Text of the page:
Among the artists represented in the exhibition are Aleksandr Anufriev, Sergei Anufriev, Yuri Egorov Aleksandr Freidin, Liudmyla Yastreb, and the collective Inspection Medical Hermeneutics (S. Anufriev, Yuri Leiderman, and Pavel Pepperstein). Olena also had the opportunity to meet with Lucien Dulfan, who lives in the New York City metro area. Because he was fortunate to emigrate with his collection (many artists were forced to leave works behind if they left Odessa before 1985), he loaned some of his earlier works to the exhibition.

Lucien Dulfan Reflection of the City, 1978 Oil on cardboard Collection Zimmerli Art Museum at Rutgers Norton and Nancy Dodge Collection of Soviet Nonconformist Art (Photo Peter Jacobs)

The exhibition has provided multiple opportunities for Olena to collaborate with colleagues, which has become an increasingly important component of planning exhibitions, especially those at academic institutions. For the opening reception on April 30, she invited Myroslava Mudrak, Professor Emeritus from Ohio State University and a renowned specialist in Russian and Ukrainian avant-garde art, who presented “From Lucidity to Freedom: On Color and Light in the Intrepid Art of Modernist Odessa.” Other guests traveled from several states in the Mid-Atlantic region (despite a torrential downpour that day!), as well as from Eastern Europe. Artists Lucien Dulfan and Noi Volkov attended, as well as Dr. Semen Kantor, Director of the Odessa Modern Art Museum, and representatives from Arts Trend Company, which is based in Riga, Latvia.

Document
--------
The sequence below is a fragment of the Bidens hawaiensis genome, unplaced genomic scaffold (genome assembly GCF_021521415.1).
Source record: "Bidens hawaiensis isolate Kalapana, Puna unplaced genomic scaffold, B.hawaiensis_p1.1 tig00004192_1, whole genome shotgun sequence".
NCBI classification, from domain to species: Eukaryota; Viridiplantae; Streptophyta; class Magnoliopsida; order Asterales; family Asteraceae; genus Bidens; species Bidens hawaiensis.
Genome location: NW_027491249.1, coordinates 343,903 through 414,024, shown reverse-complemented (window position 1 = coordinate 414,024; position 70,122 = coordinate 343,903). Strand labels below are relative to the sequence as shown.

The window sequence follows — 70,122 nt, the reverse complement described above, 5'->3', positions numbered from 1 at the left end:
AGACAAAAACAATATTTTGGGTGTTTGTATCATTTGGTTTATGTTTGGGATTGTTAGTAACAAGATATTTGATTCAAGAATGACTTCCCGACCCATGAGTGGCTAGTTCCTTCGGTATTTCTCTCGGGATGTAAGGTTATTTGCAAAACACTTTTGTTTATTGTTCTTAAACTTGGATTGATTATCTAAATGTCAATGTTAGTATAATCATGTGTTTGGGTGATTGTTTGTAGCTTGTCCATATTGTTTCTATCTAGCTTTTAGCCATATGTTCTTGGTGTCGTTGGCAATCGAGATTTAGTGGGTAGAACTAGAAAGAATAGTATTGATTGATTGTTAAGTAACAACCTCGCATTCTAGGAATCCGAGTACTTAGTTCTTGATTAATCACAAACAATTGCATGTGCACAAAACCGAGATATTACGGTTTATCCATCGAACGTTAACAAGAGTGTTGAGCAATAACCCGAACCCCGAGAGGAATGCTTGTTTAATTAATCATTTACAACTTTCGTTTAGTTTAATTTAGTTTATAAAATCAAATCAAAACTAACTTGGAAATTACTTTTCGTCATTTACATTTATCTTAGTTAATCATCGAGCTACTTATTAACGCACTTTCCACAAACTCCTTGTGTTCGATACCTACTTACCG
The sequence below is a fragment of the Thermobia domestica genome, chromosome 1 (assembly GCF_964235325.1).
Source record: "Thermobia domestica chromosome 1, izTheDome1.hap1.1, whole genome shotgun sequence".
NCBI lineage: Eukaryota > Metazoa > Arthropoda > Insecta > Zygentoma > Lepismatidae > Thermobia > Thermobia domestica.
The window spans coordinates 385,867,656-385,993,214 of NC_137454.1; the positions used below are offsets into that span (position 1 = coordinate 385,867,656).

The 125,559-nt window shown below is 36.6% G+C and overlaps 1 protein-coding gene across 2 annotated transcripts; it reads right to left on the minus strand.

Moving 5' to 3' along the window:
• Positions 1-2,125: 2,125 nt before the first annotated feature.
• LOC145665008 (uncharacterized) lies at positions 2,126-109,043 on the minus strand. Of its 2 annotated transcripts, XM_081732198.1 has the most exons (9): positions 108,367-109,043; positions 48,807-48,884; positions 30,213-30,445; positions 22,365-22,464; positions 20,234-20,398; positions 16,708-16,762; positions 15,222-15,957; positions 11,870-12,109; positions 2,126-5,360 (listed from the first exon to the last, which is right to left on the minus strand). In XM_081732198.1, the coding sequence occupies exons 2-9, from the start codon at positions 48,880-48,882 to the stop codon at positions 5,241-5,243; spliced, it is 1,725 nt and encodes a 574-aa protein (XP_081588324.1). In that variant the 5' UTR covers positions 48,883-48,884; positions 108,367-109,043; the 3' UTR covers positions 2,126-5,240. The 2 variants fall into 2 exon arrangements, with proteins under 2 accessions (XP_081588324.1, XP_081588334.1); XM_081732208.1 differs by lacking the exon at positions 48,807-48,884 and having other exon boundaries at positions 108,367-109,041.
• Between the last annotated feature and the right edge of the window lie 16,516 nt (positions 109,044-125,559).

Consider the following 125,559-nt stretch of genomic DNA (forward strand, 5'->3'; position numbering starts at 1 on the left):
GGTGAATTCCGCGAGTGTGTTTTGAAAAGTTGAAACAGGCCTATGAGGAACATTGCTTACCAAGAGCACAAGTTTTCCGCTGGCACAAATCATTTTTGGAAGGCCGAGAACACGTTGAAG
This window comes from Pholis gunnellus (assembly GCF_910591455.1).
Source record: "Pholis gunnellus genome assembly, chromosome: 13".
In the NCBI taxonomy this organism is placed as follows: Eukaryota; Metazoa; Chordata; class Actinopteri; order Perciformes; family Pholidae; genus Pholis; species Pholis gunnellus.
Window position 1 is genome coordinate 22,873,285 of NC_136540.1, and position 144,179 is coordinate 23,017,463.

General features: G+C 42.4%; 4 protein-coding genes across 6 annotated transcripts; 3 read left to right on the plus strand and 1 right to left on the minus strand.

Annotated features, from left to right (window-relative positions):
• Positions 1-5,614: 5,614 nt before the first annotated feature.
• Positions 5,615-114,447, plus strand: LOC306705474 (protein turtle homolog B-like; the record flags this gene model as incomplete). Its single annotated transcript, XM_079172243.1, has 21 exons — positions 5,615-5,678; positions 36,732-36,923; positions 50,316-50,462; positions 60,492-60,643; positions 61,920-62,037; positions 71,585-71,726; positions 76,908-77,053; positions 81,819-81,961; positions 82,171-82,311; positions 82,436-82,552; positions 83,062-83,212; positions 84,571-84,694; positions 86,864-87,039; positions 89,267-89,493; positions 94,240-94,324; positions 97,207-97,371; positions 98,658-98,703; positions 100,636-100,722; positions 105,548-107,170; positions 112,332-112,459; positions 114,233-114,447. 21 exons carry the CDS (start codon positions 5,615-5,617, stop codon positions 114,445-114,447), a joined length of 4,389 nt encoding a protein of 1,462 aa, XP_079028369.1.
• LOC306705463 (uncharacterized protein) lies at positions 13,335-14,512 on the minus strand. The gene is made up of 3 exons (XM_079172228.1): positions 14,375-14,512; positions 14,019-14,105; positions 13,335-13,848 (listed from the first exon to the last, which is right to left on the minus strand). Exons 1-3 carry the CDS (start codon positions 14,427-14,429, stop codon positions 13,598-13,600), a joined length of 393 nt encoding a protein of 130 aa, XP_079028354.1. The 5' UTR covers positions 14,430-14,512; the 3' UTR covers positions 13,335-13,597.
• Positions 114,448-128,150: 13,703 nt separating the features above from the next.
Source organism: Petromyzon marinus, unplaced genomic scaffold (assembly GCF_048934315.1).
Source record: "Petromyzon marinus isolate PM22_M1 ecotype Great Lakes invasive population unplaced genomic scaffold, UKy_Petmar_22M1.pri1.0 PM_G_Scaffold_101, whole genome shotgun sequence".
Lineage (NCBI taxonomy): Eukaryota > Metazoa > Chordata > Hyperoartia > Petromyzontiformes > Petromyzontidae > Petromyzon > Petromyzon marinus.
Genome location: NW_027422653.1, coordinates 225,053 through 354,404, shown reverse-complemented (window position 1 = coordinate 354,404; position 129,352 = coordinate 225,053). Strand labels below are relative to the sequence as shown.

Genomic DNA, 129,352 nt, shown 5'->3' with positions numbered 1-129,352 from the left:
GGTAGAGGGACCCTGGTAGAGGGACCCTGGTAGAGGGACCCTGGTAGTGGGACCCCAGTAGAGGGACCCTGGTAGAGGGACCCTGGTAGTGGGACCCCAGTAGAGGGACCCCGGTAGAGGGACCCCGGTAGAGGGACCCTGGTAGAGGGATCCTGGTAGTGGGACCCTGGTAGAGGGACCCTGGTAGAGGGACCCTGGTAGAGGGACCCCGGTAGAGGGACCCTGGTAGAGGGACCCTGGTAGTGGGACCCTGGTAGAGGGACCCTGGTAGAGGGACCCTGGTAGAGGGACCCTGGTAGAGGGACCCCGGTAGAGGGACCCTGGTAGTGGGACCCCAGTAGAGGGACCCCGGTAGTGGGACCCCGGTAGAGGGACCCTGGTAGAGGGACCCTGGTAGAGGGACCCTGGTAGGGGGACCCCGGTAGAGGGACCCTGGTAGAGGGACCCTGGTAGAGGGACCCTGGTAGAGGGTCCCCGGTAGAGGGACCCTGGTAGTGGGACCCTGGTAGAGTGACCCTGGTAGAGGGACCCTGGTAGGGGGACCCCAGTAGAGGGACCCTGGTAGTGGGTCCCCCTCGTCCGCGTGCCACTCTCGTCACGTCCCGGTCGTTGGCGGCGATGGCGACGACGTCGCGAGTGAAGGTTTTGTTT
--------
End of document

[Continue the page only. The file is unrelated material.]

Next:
Olena already has arranged an event for September 14, shortly after students and faculty return for the fall semester. The Allen and Joan Bildner Center for the Study of Jewish Life at Rutgers hosts the public program "Inventing Odessa: Jewish Culture on the Edge of the Russian Empire" at the Zimmerli. Following a guided tour of the exhibition, Olga Litvak, a leading scholar of Jewish Eastern Europe at Clark University Massachusetts, explores the powerful connection between the city air of Odessa and the Jewish revival that it inspired. Through the eyes of some of its most famous Jewish residents – both the city’s admirers and detractors – we see how the temptations of Odessa changed the course of Russian-Jewish life.

Although Olena first conceived the exhibition three years ago, it has become particularly relevant in recent months, as these works express the ongoing independent spirit of this Ukrainian city. Artists and writers have gravitated to Odessa for more than two centuries, finding inspiration in the dreamlike city. They disregarded politics and artistic conventions, cultivating an atmosphere that has captivated people around the world. Even in light of current events in Ukraine, Odessa stands as an example of a city capable of uniting citizens whose cultures, languages, and opinions differ, but who share the humor and lightheartedness attributed to this seaside town.

“Odessa's Second Avant-Garde: City and Myth” is on view through October 19, 2014. The exhibition and related programs are made possible by the Avenir Foundation Endowment Fund, with additional support from Arts Trend Company, a European firm that supports Ukrainian art internationally. To read the press release about the exhibition, visit the Zimmerli’s website.

 Zimmerli Art Museum is an Institutional Member of ASEEES.